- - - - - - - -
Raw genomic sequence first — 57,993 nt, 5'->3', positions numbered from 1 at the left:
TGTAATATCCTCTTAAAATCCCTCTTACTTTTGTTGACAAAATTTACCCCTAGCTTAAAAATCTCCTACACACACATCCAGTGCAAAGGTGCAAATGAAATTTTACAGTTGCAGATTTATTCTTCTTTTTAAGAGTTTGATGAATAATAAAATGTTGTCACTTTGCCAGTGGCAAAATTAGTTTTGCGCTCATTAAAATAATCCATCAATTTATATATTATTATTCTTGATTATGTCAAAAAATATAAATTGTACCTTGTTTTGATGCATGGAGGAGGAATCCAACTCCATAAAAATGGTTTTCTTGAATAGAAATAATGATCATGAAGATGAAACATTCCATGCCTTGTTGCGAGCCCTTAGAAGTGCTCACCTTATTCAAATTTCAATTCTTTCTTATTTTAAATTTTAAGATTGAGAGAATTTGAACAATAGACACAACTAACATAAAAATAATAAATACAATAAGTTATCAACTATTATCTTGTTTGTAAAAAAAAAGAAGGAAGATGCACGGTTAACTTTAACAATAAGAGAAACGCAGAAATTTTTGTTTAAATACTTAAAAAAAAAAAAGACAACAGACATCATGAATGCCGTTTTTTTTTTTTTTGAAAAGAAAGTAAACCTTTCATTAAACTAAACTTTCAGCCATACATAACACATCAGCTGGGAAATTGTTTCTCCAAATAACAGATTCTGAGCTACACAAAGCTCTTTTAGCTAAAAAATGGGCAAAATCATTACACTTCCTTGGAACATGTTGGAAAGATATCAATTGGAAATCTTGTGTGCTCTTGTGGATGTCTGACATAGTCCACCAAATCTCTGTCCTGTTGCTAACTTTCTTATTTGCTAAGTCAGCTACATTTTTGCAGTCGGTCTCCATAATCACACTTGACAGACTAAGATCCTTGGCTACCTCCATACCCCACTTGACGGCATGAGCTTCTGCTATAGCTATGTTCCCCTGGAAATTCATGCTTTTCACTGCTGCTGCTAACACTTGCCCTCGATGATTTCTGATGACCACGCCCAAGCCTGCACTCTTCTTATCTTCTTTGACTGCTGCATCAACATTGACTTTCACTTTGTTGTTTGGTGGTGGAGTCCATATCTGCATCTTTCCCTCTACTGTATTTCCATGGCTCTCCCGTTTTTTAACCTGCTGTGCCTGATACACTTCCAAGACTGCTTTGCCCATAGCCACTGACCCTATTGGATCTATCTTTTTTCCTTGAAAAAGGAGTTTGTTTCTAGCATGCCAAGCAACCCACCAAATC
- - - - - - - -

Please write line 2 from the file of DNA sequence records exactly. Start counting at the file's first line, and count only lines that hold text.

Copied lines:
TGTAATATCCTCTTAAAATCCCTCTTACTTTTGTTGACAAAATTTACCCCTAGCTTAAAAATCTCCTACACACACATCCAGTGCAAAGGTGCAAATGAAATTTTACAGTTGCAGATTTATTCTTCTTTTTAAGAGTTTGATGAATAATAAAATGTTGTCACTTTGCCAGTGGCAAAATTAGTTTTGCGCTCATTAAAATAATCCATCAATTTATATATTATTATTCTTGATTATGTCAAAAAATATAAATTGTACCTTGTTTTGATGCATGGAGGAGGAATCCAACTCCATAAAAATGGTTTTCTTGAATAGAAATAATGATCATGAAGATGAAACATTCCATGCCTTGTTGCGAGCCCTTAGAAGTGCTCACCTTATTCAAATTTCAATTCTTTCTTATTTTAAATTTTAAGATTGAGAGAATTTGAACAATAGACACAACTAACATAAAAATAATAAATACAATAAGTTATCAACTATTATCTTGTTTGTAAAAAAAAAGAAGGAAGATGCACGGTTAACTTTAACAATAAGAGAAACGCAGAAATTTTTGTTTAAATACTTAAAAAAAAAAAAGACAACAGACATCATGAATGCCGTTTTTTTTTTTTTTGAAAAGAAAGTAAACCTTTCATTAAACTAAACTTTCAGCCATACATAACACATCAGCTGGGAAATTGTTTCTCCAAATAACAGATTCTGAGCTACACAAAGCTCTTTTAGCTAAAAAATGGGCAAAATCATTACACTTCCTTGGAACATGTTGGAAAGATATCAATTGGAAATCTTGTGTGCTCTTGTGGATGTCTGACATAGTCCACCAAATCTCTGTCCTGTTGCTAACTTTCTTATTTGCTAAGTCAGCTACATTTTTGCAGTCGGTCTCCATAATCACACTTGACAGACTAAGATCCTTGGCTACCTCCATACCCCACTTGACGGCATGAGCTTCTGCTATAGCTATGTTCCCCTGGAAATTCATGCTTTTCACTGCTGCTGCTAACACTTGCCCTCGATGATTTCTGATGACCACGCCCAAGCCTGCACTCTTCTTATCTTCTTTGACTGCTGCATCAACATTGACTTTCACTTTGTTGTTTGGTGGTGGAGTCCATATCTGCATCTTTCCCTCTACTGTATTTCCATGGCTCTCCCGTTTTTTAACCTGCTGTGCCTGATACACTTCCAAGACTGCTTTGCCCATAGCCACTGACCCTATTGGATCTATCTTTTTTCCTTGAAAAAGGAGTTTGTTTCTAGCATGCCAAGCAACCCACCAAATC